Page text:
Carrot family (Apiaceae)
Description: This adventive biennial plant consists of a rosette of basal leaves during the first year, bolting upward during the second year to produce flowers and seeds. Mature second-year plants are about 2-3½' tall. The basal leaves are usually double pinnate with long petioles. In outline, they are up to 10" and 4" across (including the petioles), narrowing gradually toward their tips. Each compound leaf is subdivided into leaflets that are usually pinnate, while the secondary leaflets are entire, cleft, or coarsely toothed. The individual leaflets are rather narrow, providing the compound leaves with a lacy or fern-like appearance. Scattered white hairs often occur along the petioles, or along the margins and lower mid-veins of the leaflets. The round stems of bolting plants are finely ribbed and have scattered white hairs; they are hollow on the inside and branch sparingly. The compound leaves along the stems are alternate and have their petioles enclosed by sheaths. Otherwise, they are similar to the basal leaves in appearance.
The flowering stalks are long and largely devoid of leaves, terminating in compound umbels of small white flowers. Each compound umbel has a whorl of green bracts at its base that are pinnatifid with linear segments. The flat-topped compound umbel is about 2-5" across and consists of about 30 umbellets. Each umbellet has a whorl of linear green bracts at its base and consists of about 30 flowers. While the flowers are blooming, their slender pedicels are often white or greenish white. Each flower consists of 5 white petals and 5 stamens, spanning about 1/8" across. However, the central flower of the central umbellet is often reddish purple. There are forms of Wild Carrot where all of the flowers are light pink, light purple, or reddish purple; the latter color is particularly rare. The blooming period occurs from mid-summer to early fall and lasts about 2 months. There is no noticeable floral scent, although the foliage has a slightly bitter carrot-like scent because of the presence of saponins and possibly other chemicals.
Each flower produces a 2-seeded burry fruit about 1/8" long that is ovoid in shape. Each seed is flat on one side, but rounded on the other, and it has white bristly hairs along its ribs. The fruits are variable in color; they are initially light reddish purple, later becoming grayish brown. As the seeds become mature, the compound umbels start to close and assume a shape that is more or less spheroid. They can become detached from the flowering stalks and blow about in the wind. The root system consists of a stout taproot that is white and runs deep into the ground. This plant spreads by reseeding itself.
Cultivation: This species usually grows in locations with full sunlight, mesic to dry conditions, and a clay-loam soil that is not too acidic. However, it will also adapt to moist conditions and other kinds of soil. Wild Carrot is aggressive and can be difficult to destroy. It often survives mowing and hand-pulling of plants by the rootstocks. This is because the deep taproot is difficult to remove and stores considerable energy to initiate new growth.
Range & Habitat: Wild Carrot is a very common plant that occurs in every county of Illinois (see Distribution Map). It is adventive from Europe and has existed in the United States for quite some time. Habitats include thickets, degraded prairies or meadows, areas along railroads and roadsides, lawns, pastures, abandoned fields, fence rows, vacant lots, junk yards, and other waste areas. Fire is not very effective in removing this plant from natural habitats, however it tends to decline in such habitats in the absence of disturbance.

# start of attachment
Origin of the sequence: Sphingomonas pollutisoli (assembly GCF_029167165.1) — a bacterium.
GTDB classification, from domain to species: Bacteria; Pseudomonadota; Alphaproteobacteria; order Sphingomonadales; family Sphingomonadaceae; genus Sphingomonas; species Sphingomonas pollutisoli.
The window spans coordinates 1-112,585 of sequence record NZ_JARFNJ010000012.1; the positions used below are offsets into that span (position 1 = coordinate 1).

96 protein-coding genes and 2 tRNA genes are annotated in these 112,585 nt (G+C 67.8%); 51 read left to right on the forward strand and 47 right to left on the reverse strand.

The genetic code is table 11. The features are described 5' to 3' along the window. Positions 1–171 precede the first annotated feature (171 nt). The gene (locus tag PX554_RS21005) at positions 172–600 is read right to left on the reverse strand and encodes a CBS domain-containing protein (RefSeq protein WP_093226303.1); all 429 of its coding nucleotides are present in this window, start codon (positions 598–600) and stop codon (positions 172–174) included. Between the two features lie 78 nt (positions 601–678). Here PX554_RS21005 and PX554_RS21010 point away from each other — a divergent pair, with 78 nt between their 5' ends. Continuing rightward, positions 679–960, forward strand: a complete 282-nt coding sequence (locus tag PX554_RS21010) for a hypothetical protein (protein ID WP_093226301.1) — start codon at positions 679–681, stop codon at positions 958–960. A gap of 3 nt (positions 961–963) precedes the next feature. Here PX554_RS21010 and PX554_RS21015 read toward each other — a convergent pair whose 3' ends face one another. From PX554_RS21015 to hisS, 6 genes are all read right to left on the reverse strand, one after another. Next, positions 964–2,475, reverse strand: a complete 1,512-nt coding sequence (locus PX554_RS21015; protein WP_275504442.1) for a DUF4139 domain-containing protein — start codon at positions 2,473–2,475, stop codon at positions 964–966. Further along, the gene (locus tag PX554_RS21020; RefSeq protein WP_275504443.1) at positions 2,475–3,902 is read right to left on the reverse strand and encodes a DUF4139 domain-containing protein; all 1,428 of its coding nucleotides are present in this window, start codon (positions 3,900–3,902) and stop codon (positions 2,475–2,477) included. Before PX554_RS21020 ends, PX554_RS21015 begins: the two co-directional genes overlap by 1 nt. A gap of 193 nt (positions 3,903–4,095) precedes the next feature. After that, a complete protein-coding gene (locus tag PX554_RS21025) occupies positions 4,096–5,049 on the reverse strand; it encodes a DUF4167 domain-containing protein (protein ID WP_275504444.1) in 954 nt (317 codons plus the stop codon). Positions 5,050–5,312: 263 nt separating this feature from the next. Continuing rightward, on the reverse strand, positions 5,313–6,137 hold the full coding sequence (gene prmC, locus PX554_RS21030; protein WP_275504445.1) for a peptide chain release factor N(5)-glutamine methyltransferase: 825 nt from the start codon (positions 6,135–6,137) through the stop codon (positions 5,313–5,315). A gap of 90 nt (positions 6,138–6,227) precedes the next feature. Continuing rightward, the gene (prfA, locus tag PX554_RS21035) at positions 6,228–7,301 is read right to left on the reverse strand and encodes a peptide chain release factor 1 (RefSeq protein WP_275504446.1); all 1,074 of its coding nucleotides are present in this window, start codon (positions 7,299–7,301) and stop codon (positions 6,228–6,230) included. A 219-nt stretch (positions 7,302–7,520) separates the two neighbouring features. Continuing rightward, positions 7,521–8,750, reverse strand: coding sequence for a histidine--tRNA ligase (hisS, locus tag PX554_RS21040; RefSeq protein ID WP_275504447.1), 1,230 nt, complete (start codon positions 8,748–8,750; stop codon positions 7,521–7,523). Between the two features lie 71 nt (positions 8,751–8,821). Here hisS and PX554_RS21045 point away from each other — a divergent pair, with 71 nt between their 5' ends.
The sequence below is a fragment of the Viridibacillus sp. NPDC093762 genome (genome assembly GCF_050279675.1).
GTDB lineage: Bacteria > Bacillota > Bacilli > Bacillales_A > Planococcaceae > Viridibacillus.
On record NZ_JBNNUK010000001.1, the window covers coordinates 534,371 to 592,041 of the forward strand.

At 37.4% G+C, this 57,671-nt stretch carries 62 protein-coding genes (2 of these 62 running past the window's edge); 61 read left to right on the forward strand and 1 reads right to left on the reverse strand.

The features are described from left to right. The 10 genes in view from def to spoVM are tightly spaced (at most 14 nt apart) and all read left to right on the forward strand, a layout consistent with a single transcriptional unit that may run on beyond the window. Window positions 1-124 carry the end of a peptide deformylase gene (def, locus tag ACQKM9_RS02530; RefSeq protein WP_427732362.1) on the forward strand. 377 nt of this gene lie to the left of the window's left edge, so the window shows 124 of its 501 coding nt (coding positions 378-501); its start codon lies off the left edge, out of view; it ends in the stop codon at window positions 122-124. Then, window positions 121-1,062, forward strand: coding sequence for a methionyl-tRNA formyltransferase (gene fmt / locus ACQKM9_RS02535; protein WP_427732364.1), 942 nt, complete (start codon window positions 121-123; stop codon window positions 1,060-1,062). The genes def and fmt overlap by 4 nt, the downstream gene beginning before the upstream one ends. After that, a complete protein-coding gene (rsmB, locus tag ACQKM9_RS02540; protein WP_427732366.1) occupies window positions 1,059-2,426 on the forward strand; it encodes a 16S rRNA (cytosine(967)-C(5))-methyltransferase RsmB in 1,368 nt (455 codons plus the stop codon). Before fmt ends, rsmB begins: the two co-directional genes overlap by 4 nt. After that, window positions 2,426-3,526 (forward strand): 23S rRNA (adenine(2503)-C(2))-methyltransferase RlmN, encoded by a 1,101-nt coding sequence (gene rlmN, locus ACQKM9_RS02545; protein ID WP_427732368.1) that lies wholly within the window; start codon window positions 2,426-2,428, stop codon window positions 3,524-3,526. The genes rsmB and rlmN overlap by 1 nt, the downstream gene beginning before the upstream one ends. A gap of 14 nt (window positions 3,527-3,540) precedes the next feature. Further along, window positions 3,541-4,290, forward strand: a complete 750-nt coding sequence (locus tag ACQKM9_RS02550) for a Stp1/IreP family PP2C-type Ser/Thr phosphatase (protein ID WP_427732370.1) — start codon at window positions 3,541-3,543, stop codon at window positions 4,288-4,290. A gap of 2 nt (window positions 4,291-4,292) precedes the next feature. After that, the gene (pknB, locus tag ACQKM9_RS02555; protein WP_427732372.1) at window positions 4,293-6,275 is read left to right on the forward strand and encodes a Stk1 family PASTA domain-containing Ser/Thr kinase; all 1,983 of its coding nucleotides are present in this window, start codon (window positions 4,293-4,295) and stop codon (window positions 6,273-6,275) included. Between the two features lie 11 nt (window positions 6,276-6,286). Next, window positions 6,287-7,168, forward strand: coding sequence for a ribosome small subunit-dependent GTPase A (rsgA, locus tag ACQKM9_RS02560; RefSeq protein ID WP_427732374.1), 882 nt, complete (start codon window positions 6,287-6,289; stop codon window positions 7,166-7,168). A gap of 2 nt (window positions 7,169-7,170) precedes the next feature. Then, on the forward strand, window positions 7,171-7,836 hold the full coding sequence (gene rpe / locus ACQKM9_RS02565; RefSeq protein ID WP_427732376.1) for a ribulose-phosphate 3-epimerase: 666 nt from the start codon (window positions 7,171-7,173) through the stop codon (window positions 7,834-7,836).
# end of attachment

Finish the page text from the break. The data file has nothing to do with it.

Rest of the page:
Faunal Associations: The nectar of the flowers attracts many kinds of insects, especially flies and wasps, including parasitoid Gasteruption spp. (Wild Carrot Wasps). The foliage is eaten by the caterpillars of the butterfly Papilio polyxenes asterias (Black Swallowtail). The burry fruits can be spread by birds and mammals by clinging to their feathers or fur. It has also been shown that the seeds can pass through the digestive tracts of livestock and remain viable, which provides another method of distribution. Although the foliage and flowers are not preferred as a source of food for mammalian herbivores, it is eaten occasionally by rabbits, deer, and cattle. With the exception of the Ring-Necked Pheasant, most birds don't use the seeds as a food source. Blue Jays have been known to use the foliage of Wild Carrot in the construction of their nests. This practice appears to be beneficial, as it reduces the number of nest lice and other parasites, producing healthier hatchlings with a higher survival rate. Apparently, the foliage of Wild Carrot contains an insecticide or insect repellant.
Photographic Location: A weedy meadow at Judge Webber Park in Urbana, Illinois.
Comments: Wild Carrot is an ubiquitous plant that many people can recognize. It is possible, however, to confuse this introduced species with other white-flowered members of the Carrot family. Wild Carrot doesn't begin blooming until mid-summer and usually occurs in mesic to dry areas, rather than wetlands. The presence of a single reddish purple flower in the middle of the compound umbel is a distinctive characteristic, although it is not always present. There is a similar native species, Daucus pusillus (Small Wild Carrot), that occurs in two counties of southern Illinois. The primary bracts of the compound flowers for this species are double pinnate, whereas the primary bracts of the introduced species are single pinnate. According to most authorities, Wild Carrot is the source of the cultivated carrot. In addition, this species is the source of the natural food dye, carotene, which provides it with additional commercial importance. Another common name of Daucus carota is Queen Anne's Lace.